EX 8.1 Write a recursive definition for the greatest common divisor (gcd) of two numbers.
The greatest common divisor of any two numbers m and n can be defined recursively as:
if m <= n and n%m = 0
then gcd(n,m) = m (base case).
if n < m then gcd(n,m) = gcd(m,n) (recursive definition)
if n >= m then gcd(n,m) = gcd(m,n%m) (recursive definition).
EX 8.2 Write a recursive method that determines if its parameter is a prime number.
/* returns true if n is a prime number */
public static boolean isPrime(int n, int i)
{
if (i==n) return true;
if (n%i == 0) return false;
return isPrime (n, i+1);
}
EX 8.3 Write a recursive method SumOfArray that calculates the sum of integers stored in an array within a given range. The method takes three parameters: the array, the lower index of the range, and the upper index of the range.
/* returns sum of numbers stored between lower and upper index*/
public static int SumOfArray(int [] x, int lower, int upper)
{
if(lower == upper)
return x[lower];
else
return x[lower] + SumOfArray(x, lower + 1, upper);
}
EX 8.4 You have provided a recursive definition for the greatest common divisor of two numbers in Exercise 8.1. The greatest common divisor (gcd), of two or more non-zero integers is the largest positive integer that divides the numbers without a remainder. Write a recursive method gcd that would return greatest common divisor of two numbers.
public static int gcd(int n,int m)
{
if(m<=n && n%m == 0)
return m;
if(n < m)
return gcd(m, n);
else
return gcd(m, n%m);
}
EX 8.5 Modify and extend the method that calculates the sum of the integers between 1 and N shown in this chapter. Write a method sumOfSquares that would return the sum of squares of N integers, from 1 through N.
public static int sumOfSquares(int num)
{
int result;
if (num == 1)
result = 1;
else
result = num*num + sumOfSquares(num-1);
return result;
}
EX 8.6 Write a recursive method that returns the value of N! (N factorial) using the definition given in this chapter. Explain why you would not normally use recursion to solve this problem.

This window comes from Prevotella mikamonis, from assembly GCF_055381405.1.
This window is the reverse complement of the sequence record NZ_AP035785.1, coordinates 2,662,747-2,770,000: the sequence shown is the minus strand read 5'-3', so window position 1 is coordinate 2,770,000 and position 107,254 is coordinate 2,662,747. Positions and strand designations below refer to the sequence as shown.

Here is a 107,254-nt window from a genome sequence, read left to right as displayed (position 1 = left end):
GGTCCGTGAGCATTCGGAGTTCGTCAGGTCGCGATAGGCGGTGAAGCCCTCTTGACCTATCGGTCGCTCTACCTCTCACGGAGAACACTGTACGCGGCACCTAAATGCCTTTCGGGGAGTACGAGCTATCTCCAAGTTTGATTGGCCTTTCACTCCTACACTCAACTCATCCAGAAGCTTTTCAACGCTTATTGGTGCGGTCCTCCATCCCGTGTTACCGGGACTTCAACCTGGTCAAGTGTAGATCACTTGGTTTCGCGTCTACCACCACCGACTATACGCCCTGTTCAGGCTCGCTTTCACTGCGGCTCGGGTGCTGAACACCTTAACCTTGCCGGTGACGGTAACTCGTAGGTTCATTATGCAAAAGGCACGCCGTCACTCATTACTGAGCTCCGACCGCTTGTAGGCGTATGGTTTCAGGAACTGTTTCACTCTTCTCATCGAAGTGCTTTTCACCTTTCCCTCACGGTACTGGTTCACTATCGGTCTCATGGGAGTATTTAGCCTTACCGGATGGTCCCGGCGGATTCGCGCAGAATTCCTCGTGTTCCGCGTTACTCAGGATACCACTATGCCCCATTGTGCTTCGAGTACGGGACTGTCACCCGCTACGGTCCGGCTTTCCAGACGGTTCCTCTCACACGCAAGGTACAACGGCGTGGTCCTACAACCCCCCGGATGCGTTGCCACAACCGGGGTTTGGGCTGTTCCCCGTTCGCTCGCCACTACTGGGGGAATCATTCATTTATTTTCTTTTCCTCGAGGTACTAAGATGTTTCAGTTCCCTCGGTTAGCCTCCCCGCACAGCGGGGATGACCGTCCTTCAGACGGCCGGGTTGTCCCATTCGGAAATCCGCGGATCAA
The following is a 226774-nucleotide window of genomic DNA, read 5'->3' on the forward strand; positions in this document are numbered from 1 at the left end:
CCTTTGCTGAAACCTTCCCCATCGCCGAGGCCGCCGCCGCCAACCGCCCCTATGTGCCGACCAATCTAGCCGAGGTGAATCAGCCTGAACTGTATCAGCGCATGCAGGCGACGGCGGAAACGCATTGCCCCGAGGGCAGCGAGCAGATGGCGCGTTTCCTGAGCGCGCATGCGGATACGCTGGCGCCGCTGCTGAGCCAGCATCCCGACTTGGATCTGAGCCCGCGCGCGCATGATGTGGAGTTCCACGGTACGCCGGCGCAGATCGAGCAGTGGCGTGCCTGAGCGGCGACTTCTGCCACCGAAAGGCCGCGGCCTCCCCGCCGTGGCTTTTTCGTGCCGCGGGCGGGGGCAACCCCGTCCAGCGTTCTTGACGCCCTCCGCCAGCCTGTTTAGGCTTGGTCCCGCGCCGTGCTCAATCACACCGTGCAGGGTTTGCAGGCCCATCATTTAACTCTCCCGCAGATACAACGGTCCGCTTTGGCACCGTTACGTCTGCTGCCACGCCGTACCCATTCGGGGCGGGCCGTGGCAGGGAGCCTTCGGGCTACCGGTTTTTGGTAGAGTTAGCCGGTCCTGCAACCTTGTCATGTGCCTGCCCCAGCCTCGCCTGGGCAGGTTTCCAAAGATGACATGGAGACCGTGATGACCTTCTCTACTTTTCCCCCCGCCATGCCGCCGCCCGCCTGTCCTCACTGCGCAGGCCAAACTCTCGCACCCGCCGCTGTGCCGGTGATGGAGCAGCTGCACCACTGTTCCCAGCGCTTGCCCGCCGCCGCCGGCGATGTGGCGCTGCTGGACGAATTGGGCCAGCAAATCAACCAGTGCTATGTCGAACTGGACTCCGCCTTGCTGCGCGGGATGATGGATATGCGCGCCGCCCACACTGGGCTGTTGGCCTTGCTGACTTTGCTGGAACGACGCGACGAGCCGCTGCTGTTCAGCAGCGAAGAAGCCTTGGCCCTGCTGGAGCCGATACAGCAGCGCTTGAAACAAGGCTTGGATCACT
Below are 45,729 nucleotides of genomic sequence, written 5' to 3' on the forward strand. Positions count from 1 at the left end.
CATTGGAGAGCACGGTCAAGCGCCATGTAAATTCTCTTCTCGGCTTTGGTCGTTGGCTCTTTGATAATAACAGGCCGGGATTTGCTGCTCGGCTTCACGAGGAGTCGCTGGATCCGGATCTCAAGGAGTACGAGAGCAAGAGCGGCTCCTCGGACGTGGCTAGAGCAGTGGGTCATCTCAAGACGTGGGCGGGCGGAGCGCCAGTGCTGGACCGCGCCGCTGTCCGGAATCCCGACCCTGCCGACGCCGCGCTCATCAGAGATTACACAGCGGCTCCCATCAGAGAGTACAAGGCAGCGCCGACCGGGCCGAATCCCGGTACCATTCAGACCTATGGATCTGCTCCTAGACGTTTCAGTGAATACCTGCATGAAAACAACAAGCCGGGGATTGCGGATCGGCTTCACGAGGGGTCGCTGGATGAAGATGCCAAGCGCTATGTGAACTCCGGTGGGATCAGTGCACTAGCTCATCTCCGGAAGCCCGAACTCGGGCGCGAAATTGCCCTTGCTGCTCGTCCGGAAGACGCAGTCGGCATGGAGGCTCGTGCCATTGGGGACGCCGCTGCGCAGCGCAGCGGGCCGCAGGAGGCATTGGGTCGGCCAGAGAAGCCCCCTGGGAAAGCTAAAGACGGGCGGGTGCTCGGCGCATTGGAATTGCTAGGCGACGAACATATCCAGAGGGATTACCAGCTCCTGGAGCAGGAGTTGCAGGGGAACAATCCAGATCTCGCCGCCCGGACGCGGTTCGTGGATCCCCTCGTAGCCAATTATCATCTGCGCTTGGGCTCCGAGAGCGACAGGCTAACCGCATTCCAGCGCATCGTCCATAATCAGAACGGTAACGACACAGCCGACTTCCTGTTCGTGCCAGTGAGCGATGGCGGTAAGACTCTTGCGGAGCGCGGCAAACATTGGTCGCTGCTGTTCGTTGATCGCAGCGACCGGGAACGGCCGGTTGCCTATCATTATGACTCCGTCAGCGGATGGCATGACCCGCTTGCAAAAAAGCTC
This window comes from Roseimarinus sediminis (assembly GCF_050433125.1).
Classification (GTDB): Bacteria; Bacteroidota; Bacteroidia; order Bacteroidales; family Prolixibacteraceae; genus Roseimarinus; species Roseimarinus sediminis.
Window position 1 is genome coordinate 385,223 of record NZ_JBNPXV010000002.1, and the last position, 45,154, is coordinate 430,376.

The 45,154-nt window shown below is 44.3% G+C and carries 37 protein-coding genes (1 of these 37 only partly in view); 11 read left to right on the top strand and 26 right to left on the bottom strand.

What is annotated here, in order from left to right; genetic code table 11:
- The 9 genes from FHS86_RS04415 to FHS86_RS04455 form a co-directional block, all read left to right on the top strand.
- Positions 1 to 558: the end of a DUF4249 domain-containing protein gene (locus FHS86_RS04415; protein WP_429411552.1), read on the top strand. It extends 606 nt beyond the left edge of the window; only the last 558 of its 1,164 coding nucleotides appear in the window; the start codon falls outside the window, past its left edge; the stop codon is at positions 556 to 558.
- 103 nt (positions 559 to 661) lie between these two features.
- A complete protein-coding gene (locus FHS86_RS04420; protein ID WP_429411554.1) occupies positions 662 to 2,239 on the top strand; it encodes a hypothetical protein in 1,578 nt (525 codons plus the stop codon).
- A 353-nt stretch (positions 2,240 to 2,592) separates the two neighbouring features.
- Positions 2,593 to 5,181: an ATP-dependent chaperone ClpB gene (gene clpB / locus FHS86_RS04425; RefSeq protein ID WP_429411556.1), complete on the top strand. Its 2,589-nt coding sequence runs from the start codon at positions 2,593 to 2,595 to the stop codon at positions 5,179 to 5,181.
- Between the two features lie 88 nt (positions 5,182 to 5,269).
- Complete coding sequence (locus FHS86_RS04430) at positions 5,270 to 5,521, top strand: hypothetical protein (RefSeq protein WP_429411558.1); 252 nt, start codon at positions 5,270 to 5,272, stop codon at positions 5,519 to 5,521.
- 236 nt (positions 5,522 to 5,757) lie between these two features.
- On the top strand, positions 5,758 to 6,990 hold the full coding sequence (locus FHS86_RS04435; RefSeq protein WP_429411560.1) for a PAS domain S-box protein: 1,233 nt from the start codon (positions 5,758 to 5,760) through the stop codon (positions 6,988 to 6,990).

public int factorial (int num)
{
int result;
if (num == 1)
result = 1;
else
result = num * factorial (num - 1);
return result;
}
You would not normally use recursion to solve this problem because it can be done more efficiently and because the recursive solution is no more intuitive than the iterative solution.
EX 8.7 Write a recursive method to reverse a string. Explain why you would not normally use recursion to solve this problem.
public String reverse (String text)
{
String result = text;
if (text.length() > 1)
result = text.charAt(text.length()-1)
+ reverse (text.substring(0, text.length()-1));
return result;
}
You would not normally use recursion to solve this problem because it can be done more efficiently using iteration and because the recursive solution is no more intuitive than the iterative solution.
EX 8.8 A palindrome is a word, phrase, number, or other sequence of units that can be read the same way in either direction. For example, the words civic, madam, deed, etc. are palindromes. Write a recursive method that determines if its String argument is a palindrome.
public static boolean isPalindrome(String s)
{
s = s.toLowerCase();
if (s.length() <= 1)
return true;
else
{
if (s.charAt(0) == s.charAt(s.length() - 1))
return isPalindrome(s.substring(1, s.length() - 1 ) );
else
return false;
}